Back in 2016, a little fox named Lucky helped introduce owners of the brand new Oculus Rift to the wonders of virtual reality. Lucky’s Tale was one of Rift’s launch games, and one of the first to explore what a third-person platformer could look like in this new medium.
Five years later, Lucky’s Tale is back and ready to bound into your heart once again. Playful Studios has remastered Lucky’s Tale for Quest 2—meaning updated lighting and rendering, remixed audio, and the tighter movement of Lucky’s latest flatscreen adventure New Super Lucky’s Tale. Find it on Quest 2 today for $19.99 USD.
We sat down with David Calkins, Manager of Communications at Playful, to talk about Lucky’s legacy, making the game look and play better than ever, and whether Lucky has more tales in his future.
First, for those who weren’t paying attention to VR in 2016: What is Lucky’s Tale?
David Calkins: We didn’t initially set out to make one of virtual reality’s first 3rd-person platformers. But after rapidly prototyping dozens of ideas for the VR game we wanted to make back in 2013, it was the one we kept coming back to.
We were inspired by the idea of our childhood toys coming to life. And that’s what Lucky’s Tale became for us—it’s a trip back to our playrooms with our action figures and imaginations, where anything is possible. This is the story of a fox named Lucky trying to save his best friend Piggy, who in the game’s opening cinematic is kidnapped by a mysterious, tentacled monster. The scale is such that Lucky feels like a toy come to life, yet the levels are still large and full of enough details that it feels like you’ve gone inside the world of a video game.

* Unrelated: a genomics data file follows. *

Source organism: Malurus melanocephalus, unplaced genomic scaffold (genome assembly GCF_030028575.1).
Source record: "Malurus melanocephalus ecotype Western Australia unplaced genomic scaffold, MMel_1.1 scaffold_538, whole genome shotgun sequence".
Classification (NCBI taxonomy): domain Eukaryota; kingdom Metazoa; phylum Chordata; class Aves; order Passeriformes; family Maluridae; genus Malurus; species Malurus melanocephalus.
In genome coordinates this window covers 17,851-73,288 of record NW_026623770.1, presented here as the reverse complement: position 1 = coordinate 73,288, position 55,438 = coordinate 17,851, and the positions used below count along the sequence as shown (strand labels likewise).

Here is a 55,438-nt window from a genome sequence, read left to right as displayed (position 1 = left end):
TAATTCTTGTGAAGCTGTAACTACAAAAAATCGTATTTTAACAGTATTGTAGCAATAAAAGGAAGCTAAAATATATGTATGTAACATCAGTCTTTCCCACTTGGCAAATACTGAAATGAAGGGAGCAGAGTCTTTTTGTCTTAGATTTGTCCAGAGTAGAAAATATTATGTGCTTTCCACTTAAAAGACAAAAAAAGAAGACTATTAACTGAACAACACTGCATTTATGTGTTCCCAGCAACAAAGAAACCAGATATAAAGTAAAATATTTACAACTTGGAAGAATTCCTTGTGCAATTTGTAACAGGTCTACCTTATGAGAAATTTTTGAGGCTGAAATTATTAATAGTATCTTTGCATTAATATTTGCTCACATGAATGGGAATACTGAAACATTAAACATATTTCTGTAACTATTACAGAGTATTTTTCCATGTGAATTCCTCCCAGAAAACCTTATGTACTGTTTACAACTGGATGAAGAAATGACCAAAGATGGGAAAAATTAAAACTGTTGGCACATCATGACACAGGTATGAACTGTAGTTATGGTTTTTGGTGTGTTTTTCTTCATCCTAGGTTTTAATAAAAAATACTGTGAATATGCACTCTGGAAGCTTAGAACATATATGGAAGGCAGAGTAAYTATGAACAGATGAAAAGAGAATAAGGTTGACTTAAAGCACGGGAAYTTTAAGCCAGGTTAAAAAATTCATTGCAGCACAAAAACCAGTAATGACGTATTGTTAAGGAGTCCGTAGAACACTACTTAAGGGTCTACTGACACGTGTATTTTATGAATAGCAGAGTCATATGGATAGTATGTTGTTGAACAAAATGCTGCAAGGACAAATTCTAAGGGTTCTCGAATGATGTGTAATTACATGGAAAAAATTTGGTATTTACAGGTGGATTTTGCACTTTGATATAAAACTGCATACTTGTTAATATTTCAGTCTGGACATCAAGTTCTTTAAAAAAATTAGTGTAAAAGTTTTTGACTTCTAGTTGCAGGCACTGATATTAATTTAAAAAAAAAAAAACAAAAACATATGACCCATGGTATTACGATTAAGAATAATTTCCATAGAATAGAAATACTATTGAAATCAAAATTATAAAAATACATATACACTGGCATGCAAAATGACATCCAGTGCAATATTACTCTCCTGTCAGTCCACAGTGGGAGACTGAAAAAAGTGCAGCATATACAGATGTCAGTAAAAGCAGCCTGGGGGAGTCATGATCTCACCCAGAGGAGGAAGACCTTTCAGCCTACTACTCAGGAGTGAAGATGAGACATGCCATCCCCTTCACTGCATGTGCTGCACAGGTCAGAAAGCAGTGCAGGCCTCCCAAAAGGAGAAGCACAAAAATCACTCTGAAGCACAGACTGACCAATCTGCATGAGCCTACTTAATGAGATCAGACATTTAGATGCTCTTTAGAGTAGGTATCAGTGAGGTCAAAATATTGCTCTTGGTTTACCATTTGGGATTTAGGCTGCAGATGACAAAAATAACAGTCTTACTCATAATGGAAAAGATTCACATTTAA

Lucky’s Tale is a love letter to the 3D platformers we grew up playing. And ultimately, it’s one of the few games Oculus bundled with Rift, its first consumer VR headset. Lucky was even on Rift’s box for a while! I still have one of those boxes and it brings me joy every time I see it.
What made the team want to revisit and remaster Lucky’s Tale now?
DC: First, our fans kept asking us for it. Search for “Lucky’s Tale” and one of the top suggested auto-completes is “Oculus Quest 2,” despite the gap between the game’s launch and Quest’s release.
And second, Lucky has picked up quite a few new fans since then with the release of Super Lucky’s Tale as a launch title for the Xbox One X, and later for its remake New Super Lucky’s Tale, which started as a Nintendo Switch exclusive first announced as part of Nintendo’s E3 2019 showcase. It felt like the right time to introduce our fans to Lucky’s debut title, where it all started.
Another factor was the Quest itself, which is such a fantastic upgrade from the original Rift. We wanted to experience the game again ourselves!
The Rift originally shipped with a gamepad and Lucky’s Tale was designed with those controls in mind. Did the Touch controllers open any new possibilities? Any new mechanics?